That is the character and back story that my seven year old daughter created for our "Before Bedtime Edge of the Empire Campaign". Other than the name of the ship, she created that entire background herself. Her character was originally named Emma, but she decided to change it right before we started playing stating that she "needed a name that said more about her character."
Zulara Lithal is a Human Bounty Hunter Survivalist. Her younger brother got in trouble with the Empire, but a sly Imperial Officer, Dandal Holt, decided to cover up the charges when Zulara plead for her brother. The Officer now blackmails Zulara, threatening to reveal her brother's crimes if she doesn't do what he says. Needing money, Zulara made an arrangement with small-time Twi'lek crime boss Bib Turrazza to finance her starting operations, though she remains in his debt as he is trying to milk out her repayment.
This is my wife's character and background from her character creation.
2-1BB4 is a droid. He was under the service of the Bothan Lilly by means of a restraining bolt. Originally, his programming was to be a Scholar and he would give Lilly information about the systems and planets she would visit to help her decide what would be the best cargo to trade. However, after a particularly bad exchange, she had him download programming to also become a Doctor. With dual specializations and no wipe, "BB" started to pick up some quirks. He has become obsessed with the glam rocker "Galaxy Glitter" from an old poster that Lilly had hanging in her ship from a time she helped transport some of his equipment. BB was on the ship when Ora fled Lilly and she removed his restraining bolt. BB now calls Ora "Mistress", but out of respect rather than the restrictions of a bolt.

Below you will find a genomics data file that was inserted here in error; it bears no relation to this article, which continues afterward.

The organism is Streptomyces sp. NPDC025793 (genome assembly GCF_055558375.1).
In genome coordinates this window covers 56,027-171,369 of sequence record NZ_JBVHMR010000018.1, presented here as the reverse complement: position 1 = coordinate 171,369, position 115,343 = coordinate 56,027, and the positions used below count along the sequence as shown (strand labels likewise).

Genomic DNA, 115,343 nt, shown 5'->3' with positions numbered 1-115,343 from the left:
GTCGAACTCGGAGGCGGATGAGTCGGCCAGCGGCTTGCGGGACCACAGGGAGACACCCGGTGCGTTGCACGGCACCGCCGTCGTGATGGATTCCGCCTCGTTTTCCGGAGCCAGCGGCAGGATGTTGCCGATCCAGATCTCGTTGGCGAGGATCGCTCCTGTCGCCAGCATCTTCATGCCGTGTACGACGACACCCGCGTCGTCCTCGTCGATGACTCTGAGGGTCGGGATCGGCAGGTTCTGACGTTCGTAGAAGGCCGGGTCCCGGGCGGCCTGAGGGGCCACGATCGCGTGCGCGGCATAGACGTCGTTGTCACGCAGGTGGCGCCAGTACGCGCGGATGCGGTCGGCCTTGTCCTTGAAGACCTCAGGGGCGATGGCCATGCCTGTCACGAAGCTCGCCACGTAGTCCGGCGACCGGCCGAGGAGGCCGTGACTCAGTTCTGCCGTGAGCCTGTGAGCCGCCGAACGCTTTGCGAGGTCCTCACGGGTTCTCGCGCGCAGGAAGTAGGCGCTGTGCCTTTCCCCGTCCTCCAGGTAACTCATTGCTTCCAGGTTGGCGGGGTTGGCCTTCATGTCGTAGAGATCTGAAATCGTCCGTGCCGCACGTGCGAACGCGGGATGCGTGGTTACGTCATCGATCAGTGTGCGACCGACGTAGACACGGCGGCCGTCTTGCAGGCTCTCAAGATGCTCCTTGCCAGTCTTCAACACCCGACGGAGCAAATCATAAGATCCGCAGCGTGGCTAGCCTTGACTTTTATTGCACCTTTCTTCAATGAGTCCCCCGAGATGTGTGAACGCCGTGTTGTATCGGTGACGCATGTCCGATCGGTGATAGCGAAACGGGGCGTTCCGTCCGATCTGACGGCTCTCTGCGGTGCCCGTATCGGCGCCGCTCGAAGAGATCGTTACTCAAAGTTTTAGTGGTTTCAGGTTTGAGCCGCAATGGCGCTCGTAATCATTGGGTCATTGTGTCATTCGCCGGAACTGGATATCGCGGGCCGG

This is the primary NPC. Since it was a small party, I decided to incorporate an NPC to give more party interaction, especially since my daughter is new to this.
So these are the primary characters in our "Before Bedtime Edge of the Empire Campaign". Since our Call of Cthulhu campaign fell apart from a missing person, I've been indulging in a lot of independent RPGs and, although most aren't suited for a long-term campaign, I've become really impressed with the focus of mechanisms for characters, theme, and stories that many of these have.
When I got together with a group to start a campaign, I decided to try Pathfinder since I had such extensive history with D&D and 3.5. I lamented about it here. It seemed that mainstream RPGs really didn't focus on the things that made roleplaying interesting to me, which was characters and story.
I had heard about Edge of the Empire and dismissed it because I thought running a long-term campaign in the Star Wars universe would feel silly. However, I snagged the Edge of the Empire Beginner Game Box to idly check out the things I was hearing about it.
The system intrigued me. And I wanted to give it a shot, but it was a simplistic starter set and adventure, so I didn't want to bring it to my long-term hardcore veteran roleplaying group. I decided to test the systems by playing the starter adventure with my daughter and my wife.
It turns out that my daughter loved roleplaying. She talked in character and everything that happened was so fantastic and exciting for her. She was very disappointed when the adventure ended. I told her that we would roll up our own characters and start a campaign. She was very excited.
I really enjoyed what I saw in the rules of the Beginner Box and I found that the Edge of the Empire Core Rulebook expanded upon everything that I liked. My full review of the Edge of the Empire system is here.
Now, there are challenges to running a campaign with a seven year old in it. First of all, attention span is a concern. She loves playing, but bogging down to look up rules will bore her quickly. Also, she's not ready for the Saturday afternoon into late Saturday night/early Sunday morning marathon sessions of D&D that I had as a teenager. So pacing is a concern.
But this is Star Wars. Pacing an episodic adventure fits the theme very well.
Our first session started with Ora and BB fleeing Lilly and the slavers. They had enough fuel for one short jump there were several possible destinations in range. They ended up at Dantum Station, an old derelict space station and casino and had just enough money to pay for the docking fees. They knew that they had limited time to refuel before Lilly would track them down, so they set off to try to find a means to earn money and ended up heading to the local cantina to see if they could find a job that would pay enough to refuel the ship.